The license form (which was getting a bit tatty after sat on my desk since September last year) has now finally been sent off, plus £51. So that's the big first expensive part done. Next I think I'll tackle a lid. As I found out at Snetterton on my PBMW fact-finding visit, if you're serious about motor racing you may as well get your own helmet early on.
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Well I'm glad to say that's now 3 out of three licenses I've passed first time round! Though I was amazed how much time you need on a circuit to really learn it properly, even one with only a handful of corners. I'm also pleased to say I officially helped break in the new Stowe mini circuit, never before driven on in anger!
Quite a lot of things struck me, including how you have to get your brain to adjust to a new kind of driving, almost like driving all over again. It completely ruins your perception of speed (as I found out when I left the car park in my own car, on the first roundabout I thought "hang on, this feels wierd!"). I learnt the importance of "sighting" corners - concentrating on the next corner and aiming where you want to be after the current one. My instructor Charlie Hollings wasn't too bad, but it's difficult to teach somebody racing speeds who's never left the main road before, in a limited amount of time.
On the driving practical test, I think I could have done a lot better, but I attained mostly 'B's and a couple of 'C's for my grades. One of the 'C's was for consistency as on my exam laps I was slow then quick then slow, cocking up corner after corner. As soon as you balls one corner up, you're kicking yourself for it and you lose rhythm. Still, a good pass is a good pass! Oh, and the theory test is pretty straightforward too. Know your flags, know common sense, and you'll walk it.
Now, a quick word on the cars if I may. Imagine the woman's surprise when I ring up to book my ARDS test, and I inform her I'd like the day with the Renault Clios instead of the Lotus Exiges, as I get to come down a week earlier. A bit impatient of me I thought afterwards, I should have waited a week to play in Exiges rather than a crummy French va va voom go kart. Well, I got a bit of a shock. Not really in terms of any power, but the way the thing tried to mate you with the side of the seat. There's so much grip I thought my instructor was going to kill us on the first lap he really belted it. Insane, really insane for a car which you could buy from a show room. The road legal track tyres undoubtedly help, but for me it was a new world of grip I'd only dreamed about. The (approximate) words of the head instructor big Steve still ring in my ears, "Guys this is a bit like skiing, you'll do it once and you'll know if it's for you or not. You'll either think 'hmm, that was nice but I've had enough now', or 'bloody hell that was awesome! I want to do this more and more!', with a massive smile on your face!". I reckon I'm easily in the latter group.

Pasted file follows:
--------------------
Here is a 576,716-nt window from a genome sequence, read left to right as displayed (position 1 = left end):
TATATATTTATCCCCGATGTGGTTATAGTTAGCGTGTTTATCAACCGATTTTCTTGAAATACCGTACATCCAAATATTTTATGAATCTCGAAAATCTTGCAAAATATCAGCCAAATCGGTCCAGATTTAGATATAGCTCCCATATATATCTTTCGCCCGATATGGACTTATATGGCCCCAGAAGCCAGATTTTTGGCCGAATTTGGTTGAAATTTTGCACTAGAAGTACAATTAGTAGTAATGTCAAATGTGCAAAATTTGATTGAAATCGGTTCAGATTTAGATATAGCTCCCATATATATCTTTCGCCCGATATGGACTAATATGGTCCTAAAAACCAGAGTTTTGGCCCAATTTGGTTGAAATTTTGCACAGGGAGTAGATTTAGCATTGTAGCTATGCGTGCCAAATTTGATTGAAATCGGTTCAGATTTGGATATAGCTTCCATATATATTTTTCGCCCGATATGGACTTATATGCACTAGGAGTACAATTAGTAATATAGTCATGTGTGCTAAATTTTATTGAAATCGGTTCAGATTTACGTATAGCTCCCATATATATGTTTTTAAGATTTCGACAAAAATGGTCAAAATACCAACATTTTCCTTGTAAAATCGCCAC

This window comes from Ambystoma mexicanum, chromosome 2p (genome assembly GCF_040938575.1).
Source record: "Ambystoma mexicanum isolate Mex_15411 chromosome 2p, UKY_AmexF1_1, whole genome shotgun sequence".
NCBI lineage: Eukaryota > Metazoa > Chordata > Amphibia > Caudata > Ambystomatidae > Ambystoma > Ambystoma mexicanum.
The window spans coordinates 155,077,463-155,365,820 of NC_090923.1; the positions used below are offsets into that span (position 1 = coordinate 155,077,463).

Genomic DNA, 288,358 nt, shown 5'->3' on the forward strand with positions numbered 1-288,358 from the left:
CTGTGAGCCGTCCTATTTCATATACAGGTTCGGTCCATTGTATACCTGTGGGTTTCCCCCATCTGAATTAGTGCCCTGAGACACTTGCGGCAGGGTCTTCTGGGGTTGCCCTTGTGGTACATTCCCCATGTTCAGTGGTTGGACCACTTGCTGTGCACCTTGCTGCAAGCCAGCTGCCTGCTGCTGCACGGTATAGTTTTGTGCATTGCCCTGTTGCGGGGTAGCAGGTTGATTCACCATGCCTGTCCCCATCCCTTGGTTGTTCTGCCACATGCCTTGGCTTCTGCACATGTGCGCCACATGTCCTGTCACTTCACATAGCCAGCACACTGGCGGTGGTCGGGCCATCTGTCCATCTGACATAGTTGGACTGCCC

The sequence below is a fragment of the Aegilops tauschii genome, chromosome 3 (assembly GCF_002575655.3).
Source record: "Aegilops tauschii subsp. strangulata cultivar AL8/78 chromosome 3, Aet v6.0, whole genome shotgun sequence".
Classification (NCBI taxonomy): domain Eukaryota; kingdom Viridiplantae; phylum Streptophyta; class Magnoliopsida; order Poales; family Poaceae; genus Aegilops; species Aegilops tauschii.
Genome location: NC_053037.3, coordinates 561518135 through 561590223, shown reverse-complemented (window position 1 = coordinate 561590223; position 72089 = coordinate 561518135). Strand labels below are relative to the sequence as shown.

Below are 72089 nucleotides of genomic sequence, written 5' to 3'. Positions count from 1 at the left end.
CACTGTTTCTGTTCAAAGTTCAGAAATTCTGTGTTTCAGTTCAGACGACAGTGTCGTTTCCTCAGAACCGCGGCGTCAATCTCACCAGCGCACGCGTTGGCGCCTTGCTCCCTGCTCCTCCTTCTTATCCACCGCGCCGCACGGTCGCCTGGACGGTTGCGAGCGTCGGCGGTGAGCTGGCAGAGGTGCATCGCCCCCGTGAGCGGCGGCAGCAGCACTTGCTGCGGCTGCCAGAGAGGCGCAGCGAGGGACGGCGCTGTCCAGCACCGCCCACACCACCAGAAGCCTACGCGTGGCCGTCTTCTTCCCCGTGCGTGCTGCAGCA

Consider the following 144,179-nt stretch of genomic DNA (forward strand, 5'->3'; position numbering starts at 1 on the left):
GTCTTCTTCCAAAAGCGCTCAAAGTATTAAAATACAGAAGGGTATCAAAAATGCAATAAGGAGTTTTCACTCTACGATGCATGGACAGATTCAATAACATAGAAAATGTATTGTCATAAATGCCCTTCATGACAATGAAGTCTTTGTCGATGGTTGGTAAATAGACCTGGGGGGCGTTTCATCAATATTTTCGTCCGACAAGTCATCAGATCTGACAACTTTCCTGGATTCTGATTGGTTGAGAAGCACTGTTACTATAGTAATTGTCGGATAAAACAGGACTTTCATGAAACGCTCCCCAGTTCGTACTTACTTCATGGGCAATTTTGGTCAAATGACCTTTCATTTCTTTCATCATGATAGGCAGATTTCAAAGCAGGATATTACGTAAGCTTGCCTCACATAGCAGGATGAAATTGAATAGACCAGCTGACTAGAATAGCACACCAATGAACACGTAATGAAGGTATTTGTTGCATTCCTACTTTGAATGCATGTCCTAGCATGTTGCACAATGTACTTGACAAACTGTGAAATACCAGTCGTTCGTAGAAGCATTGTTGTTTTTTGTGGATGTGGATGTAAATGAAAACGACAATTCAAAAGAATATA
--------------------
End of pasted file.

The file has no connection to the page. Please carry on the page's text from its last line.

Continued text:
Oh, and the guys I went through the test with were rather nice chaps. I think we all identifed the "all-gob listen to me lads this is what the instructors won't tell you, but I know it all so I will" chap, but it's just as important to humour them politely, listen for a short while, then remember who your examiners and instructors are, so who actually counts. Speaking of the other guys, it's very interesting to chat and listen to their plans, what series they're joining. One of these 'sound' blokes was a certain Tom Hunt, son of a Formula One legend - smoked an awful lot but nice guy!
In conclusion, an brilliant brilliant day combined with an important license examination. I really was like a kid when I got to Silverstone circuit, seeing it so many times on TV. One of the best days of my life, making me a truly sad individual but still! And then there were the Caterhams, which were more like putting the car on like a tight fitting shirt rather than getting in it. The skid pan with the wild Meganes on trolley wheels. Simply put, I can't recommend it enough.